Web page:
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No BS-VI diesel engine for small cars; it's unviabile, says Maruti Suzuki

Maruti Suzuki India aims to sell around 1.4 to 1.5 lakh CNG units this fiscal as compared with 1.07 lakh units in 2019-20

twitter-logoBusinessToday.In | July 19, 2020 | Updated 23:24 IST
No BS-VI diesel engine for small cars; it's unviabile, says Maruti Suzuki
Maruti Suzuki plans CNG products

Maruti Suzuki India (MSI) said that there is no logic in developing a BS-VI diesel engine for small cars. There is no economic viability for such cars, it said. Moreover, consumers are increasingly opting for petrol models. The auto major, however, is planning to add to its CNG products.

"There is absolutely no logic in developing a small diesel engine. It is less than 5 per cent in hatchback segment and has reduced considerably in sedans and entry-level SUV segment as now economics does not support it," MSI Executive Director Sales and Marketing Shashank Srivastava said.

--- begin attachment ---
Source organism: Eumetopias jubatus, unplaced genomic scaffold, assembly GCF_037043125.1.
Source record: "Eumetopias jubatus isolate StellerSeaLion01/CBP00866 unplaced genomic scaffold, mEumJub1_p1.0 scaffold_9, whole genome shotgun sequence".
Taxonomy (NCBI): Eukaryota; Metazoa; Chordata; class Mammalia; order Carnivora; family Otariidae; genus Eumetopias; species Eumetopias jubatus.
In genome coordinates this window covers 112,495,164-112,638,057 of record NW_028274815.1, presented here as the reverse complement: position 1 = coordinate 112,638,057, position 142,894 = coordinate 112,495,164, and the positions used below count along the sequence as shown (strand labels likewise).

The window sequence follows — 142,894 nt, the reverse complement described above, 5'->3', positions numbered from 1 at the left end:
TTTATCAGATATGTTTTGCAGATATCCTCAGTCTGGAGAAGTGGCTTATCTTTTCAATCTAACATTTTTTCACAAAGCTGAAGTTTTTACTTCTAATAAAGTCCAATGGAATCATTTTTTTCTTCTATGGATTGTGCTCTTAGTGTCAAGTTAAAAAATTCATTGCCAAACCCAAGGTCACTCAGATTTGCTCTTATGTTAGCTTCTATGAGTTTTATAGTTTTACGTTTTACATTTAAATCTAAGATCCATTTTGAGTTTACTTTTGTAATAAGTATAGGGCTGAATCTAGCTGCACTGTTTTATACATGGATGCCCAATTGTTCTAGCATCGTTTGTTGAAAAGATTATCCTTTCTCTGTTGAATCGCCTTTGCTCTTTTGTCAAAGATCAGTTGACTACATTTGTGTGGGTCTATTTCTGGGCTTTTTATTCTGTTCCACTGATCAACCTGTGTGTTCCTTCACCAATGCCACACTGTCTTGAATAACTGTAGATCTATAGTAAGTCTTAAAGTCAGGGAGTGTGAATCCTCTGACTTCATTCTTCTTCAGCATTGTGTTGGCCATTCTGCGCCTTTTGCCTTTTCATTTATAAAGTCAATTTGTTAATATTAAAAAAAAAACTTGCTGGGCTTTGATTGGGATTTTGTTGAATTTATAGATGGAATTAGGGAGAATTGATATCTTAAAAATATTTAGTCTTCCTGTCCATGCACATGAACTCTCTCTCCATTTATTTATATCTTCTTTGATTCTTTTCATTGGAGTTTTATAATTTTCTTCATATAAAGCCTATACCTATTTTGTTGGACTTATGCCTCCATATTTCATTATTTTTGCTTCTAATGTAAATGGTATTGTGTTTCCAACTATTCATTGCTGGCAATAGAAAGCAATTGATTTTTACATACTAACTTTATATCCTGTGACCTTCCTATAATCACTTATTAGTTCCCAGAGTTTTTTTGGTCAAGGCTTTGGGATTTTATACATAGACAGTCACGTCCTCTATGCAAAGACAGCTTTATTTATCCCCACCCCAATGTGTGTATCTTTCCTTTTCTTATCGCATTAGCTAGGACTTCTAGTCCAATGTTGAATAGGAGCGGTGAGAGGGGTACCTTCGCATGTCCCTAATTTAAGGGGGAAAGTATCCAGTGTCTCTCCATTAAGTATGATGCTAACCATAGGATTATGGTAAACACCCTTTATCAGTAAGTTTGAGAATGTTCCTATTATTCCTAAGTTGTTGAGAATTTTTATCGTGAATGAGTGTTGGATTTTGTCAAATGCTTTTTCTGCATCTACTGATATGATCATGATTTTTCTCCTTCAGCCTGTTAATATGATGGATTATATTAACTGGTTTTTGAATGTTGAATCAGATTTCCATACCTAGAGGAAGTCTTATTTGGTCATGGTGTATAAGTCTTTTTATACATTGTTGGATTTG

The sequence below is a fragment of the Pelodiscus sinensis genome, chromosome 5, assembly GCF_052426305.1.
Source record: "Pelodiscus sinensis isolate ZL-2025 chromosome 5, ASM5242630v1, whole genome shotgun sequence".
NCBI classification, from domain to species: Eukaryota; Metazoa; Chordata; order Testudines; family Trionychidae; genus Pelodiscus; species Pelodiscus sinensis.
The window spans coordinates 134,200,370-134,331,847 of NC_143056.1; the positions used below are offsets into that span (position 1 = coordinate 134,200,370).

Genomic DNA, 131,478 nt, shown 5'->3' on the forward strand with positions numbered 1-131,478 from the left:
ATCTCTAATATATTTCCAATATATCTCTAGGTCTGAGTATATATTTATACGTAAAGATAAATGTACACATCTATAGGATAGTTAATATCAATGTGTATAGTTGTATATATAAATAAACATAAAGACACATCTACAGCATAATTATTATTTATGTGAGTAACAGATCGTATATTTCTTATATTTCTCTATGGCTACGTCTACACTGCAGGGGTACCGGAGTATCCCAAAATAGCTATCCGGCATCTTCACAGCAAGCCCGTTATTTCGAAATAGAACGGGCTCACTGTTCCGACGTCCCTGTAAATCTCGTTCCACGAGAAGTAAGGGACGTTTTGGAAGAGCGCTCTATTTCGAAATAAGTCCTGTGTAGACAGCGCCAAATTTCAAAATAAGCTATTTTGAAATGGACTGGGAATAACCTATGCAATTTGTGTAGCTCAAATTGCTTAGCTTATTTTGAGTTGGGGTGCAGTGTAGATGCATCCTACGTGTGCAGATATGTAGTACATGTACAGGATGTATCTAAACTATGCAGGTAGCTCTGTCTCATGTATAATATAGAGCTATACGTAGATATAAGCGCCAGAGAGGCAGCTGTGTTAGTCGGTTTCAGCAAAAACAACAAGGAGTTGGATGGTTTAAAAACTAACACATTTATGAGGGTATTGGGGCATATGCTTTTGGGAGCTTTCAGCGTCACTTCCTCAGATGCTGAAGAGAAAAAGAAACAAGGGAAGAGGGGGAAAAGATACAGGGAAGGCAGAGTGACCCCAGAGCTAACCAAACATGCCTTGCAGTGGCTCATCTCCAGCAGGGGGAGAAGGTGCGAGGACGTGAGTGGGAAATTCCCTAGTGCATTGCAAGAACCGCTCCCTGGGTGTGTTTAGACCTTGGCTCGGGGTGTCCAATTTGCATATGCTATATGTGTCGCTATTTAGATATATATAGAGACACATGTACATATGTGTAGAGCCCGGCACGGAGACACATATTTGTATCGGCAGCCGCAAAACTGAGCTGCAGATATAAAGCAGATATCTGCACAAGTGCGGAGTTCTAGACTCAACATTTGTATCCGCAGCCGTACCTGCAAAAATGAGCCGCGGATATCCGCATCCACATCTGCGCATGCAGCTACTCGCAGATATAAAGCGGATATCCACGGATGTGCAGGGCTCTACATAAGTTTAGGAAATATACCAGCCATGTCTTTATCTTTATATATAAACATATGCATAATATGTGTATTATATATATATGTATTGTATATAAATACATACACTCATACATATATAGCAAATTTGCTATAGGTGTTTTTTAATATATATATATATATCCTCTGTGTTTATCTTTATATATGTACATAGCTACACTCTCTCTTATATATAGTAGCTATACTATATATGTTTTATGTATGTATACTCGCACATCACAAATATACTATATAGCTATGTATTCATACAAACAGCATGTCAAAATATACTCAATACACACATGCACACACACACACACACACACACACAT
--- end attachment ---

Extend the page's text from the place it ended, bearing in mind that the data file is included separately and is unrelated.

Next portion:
The auto major could always recalibrate and look at having bigger BS-VI diesel engines if there are enough customers, he clarified. "Those customers who do not care for economics to run the car may still buy the diesel cars and for that the company has said it is watching the market very closely," Srivastava said. "If we find there are enough people in that category than we can always look at developing a bigger BS-VI diesel engine," he added.

He further said that BS-VI regime started in April and then coronavirus pandemic happened so the company will have to wait for some time to let the market stabilise and then decide what needs to be done regarding the BS-VI diesel.

Elaborating on enhancing its CNG play, Srivastava said the company aims to sell around 1.4 to 1.5 lakh CNG units this fiscal as compared with 1.07 lakh units in 2019-20. The company has set an ambitious target of selling 10 lakh cars with green technology over the next few years.

The company currently has eight models that come with factory fitted CNG units. "We plan to further enhance the CNG portfolio in the coming days," Srivastava said.

The cost differential between petrol and diesel cars which used to be in the range of Rs 70,000-90,000 earlier has now gone up to Rs 1.5 lakh to Rs 2 lakh, Srivastava said. At the same time, due to convergence of fuel prices, there is not much difference left in running costs of diesel and petrol cars, he added.

Also read: Maruti reports 54% YoY decline in sales in June; sells less than 40% of pre-coronavirus level

Also read: Maruti recalls over 1.3 lakh units of Wagon R, Baleno to fix faulty fuel pump

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